For many people around the world herbal remedies are still their sole source of medication. But, many might believe that in a first world country we don’t need such simple remedies anymore. But the truth is that herbal remedies are still very much in demand. We recognise that they offer, for the most part, safe and gentle medicine, for us and our families. And, sometimes that is enough. After all, we don’t need a sledgehammer to crack a nut.
Herbal medicine can treat both acute and chronic conditions. But as a medical herbalist most of my patients suffer with chronic disease. And here, it is important to identify the underlying causes of the problem and treat those first.
As part of my training I learned to conduct a comprehensive health assessment. Including a physical exam where necessary. I learned to personalise my patient’s treatments. To choose the herbs that would bring their body back into balance. And to treat their body as a whole. To holistically urge the body to heal itself with a helping hand (or herb). My methods and choices steeped in tradition but also informed by modern research. Research that provides the evidence base, and often confirms the traditional use of herbs. In trained hands, herbal medicine is effective, safe and supportive. It works with our body and promotes true healing.
Not that I would want to be without the option of modern, acute and emergency medical care. I believe that surgery and antibiotics have their place. But I also believe that prevention is better than cure. And herbal medicine is as much about improving health as treating illness. Strengthening the body so that it can resist illness and infection.
In contrast to herbal medicine, conventional medicine has little time for health promotion. Conventional medicine suppresses or treats symptoms. Perhaps preventing disease progression. But leaving many people resigned to taking lifelong medication. Usually without addressing the reason for the disease or condition, or hope of a cure.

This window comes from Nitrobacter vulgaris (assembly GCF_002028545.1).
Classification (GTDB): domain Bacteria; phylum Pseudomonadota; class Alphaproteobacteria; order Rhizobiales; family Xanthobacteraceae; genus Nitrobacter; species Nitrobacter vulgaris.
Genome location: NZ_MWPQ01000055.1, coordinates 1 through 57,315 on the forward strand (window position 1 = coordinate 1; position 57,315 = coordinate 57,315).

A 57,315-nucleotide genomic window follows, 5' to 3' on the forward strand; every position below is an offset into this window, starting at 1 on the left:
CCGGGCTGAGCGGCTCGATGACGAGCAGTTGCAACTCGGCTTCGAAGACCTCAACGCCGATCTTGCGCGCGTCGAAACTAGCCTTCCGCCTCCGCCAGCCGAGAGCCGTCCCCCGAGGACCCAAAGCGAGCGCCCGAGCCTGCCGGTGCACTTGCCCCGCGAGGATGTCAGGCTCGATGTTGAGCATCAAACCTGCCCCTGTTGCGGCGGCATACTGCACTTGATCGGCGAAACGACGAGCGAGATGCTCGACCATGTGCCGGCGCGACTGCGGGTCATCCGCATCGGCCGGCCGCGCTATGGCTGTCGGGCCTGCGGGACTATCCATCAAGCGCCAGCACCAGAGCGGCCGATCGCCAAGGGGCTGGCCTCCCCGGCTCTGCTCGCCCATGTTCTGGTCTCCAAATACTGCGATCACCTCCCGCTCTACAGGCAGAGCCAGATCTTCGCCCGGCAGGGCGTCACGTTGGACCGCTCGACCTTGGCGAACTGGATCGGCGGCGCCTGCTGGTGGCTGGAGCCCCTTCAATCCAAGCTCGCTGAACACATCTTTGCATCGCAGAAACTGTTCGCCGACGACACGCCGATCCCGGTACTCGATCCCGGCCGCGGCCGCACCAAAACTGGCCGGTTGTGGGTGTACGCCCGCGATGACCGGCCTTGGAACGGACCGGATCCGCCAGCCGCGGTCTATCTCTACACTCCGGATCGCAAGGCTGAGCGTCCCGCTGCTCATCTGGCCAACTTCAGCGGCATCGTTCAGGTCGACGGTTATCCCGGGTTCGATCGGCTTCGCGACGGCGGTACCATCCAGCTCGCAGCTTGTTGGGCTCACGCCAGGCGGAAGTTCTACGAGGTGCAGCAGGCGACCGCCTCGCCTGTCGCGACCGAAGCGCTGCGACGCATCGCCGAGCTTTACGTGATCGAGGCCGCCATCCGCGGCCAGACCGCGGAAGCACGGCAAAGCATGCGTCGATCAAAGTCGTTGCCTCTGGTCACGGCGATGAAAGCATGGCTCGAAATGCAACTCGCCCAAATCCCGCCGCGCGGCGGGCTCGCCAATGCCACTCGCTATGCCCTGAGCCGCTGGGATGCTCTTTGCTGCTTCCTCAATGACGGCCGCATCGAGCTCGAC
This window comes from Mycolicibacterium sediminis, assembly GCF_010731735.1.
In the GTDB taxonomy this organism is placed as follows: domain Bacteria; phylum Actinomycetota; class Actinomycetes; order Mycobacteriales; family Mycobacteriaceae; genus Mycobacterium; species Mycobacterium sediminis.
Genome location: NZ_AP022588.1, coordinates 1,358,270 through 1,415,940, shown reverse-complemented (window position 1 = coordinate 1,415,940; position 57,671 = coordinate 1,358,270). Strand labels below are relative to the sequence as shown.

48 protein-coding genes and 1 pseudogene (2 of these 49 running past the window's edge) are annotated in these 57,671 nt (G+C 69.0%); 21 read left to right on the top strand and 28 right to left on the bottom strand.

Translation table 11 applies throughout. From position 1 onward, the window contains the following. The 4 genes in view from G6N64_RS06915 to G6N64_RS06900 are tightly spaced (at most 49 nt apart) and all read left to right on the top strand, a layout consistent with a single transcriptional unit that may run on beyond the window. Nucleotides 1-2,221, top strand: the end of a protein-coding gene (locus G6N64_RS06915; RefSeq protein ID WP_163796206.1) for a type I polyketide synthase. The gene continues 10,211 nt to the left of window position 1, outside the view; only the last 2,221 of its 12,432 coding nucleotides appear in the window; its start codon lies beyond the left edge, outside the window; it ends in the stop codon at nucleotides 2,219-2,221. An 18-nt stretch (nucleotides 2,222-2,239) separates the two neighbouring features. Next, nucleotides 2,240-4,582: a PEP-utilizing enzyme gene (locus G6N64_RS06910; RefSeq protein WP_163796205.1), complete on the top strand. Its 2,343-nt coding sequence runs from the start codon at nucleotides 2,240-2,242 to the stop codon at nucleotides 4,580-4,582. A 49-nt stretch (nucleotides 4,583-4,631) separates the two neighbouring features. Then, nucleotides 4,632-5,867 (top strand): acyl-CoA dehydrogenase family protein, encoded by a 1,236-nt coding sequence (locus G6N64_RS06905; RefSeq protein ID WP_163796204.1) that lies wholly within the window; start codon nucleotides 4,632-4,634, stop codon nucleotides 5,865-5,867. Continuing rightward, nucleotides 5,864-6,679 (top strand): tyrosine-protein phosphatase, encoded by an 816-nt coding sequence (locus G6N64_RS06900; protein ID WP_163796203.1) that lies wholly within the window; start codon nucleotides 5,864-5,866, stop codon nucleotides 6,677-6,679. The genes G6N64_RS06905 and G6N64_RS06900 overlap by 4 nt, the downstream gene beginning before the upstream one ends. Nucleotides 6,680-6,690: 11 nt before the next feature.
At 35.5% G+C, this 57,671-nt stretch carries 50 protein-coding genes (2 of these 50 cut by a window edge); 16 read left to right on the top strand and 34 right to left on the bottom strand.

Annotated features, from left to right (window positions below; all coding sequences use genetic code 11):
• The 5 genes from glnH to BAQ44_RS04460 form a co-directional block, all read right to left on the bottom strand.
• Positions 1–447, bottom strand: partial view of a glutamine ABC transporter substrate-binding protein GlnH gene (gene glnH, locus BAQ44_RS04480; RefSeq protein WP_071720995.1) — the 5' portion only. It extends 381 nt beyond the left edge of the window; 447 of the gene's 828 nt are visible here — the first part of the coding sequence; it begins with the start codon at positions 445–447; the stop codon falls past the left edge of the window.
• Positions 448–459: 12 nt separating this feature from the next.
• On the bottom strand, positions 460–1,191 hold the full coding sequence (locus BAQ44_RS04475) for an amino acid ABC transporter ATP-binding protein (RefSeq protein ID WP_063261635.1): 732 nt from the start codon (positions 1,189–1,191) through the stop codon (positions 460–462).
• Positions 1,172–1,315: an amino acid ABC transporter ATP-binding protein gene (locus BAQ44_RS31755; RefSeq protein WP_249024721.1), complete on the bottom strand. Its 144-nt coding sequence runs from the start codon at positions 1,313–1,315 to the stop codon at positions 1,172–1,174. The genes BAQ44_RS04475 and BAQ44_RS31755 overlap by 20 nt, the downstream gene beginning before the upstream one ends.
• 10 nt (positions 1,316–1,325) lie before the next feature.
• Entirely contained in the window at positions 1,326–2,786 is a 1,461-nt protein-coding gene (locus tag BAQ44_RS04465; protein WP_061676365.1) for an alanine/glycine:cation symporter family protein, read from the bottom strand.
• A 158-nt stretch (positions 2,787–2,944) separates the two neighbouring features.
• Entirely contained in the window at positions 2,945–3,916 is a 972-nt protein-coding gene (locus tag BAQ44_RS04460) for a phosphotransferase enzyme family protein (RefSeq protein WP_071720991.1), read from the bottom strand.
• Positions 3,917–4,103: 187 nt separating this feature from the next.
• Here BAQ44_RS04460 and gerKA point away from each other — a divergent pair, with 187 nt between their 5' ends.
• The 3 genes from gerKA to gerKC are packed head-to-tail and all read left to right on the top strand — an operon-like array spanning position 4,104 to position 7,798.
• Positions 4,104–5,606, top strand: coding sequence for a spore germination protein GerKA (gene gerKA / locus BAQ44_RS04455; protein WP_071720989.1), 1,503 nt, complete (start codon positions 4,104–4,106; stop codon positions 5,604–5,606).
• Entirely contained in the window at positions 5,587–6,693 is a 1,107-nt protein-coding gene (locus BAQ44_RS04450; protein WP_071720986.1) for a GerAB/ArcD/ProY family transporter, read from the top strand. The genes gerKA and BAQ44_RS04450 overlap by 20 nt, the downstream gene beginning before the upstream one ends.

But, I believe we should improve health and build vitality, to prevent future ill health. And that is why I have added functional medicine principles to my practice. Functional medicine offers another layer to healthcare.
Functional medicine sees health and disease in a continuum. On which we can detect small changes in bodily function using detailed lab testing. A decline in function could be identified before signs or symptoms develop. In chronic disease we can identify the underlying causes and treat accordingly. And progress is monitored by follow up testing.
Following the principles of functional medicine the underlying causes of illness, can be diagnosed, such as:
- diet, including nutrient deficiencies
Then the treatment will typically progress through several layers. Restoring balance and improving function, by
- encouraging a nutrient dense, whole foods diet
- removing allergens, environmental or dietary
- addressing any gut problems, including leaky gut, infections or parasites
- optimising nutrient status with supplements if necessary
- balancing hormones, adrenal stress, thyroid dysfunction
- detoxification, with nutrients and herbs
Functional medicine includes a broad range of therapies. Including dietary interventions, lifestyle changes, stress management, nutritional supplements, nutraceuticals and herbs. Functional medicine empowers patients and directs treatments.
The ultimate goal of functional medicine is to help patients achieve their optimal health. Achieved through personalised care plans, treatment and support. It is the future of medicine. Where prevention is better than cure.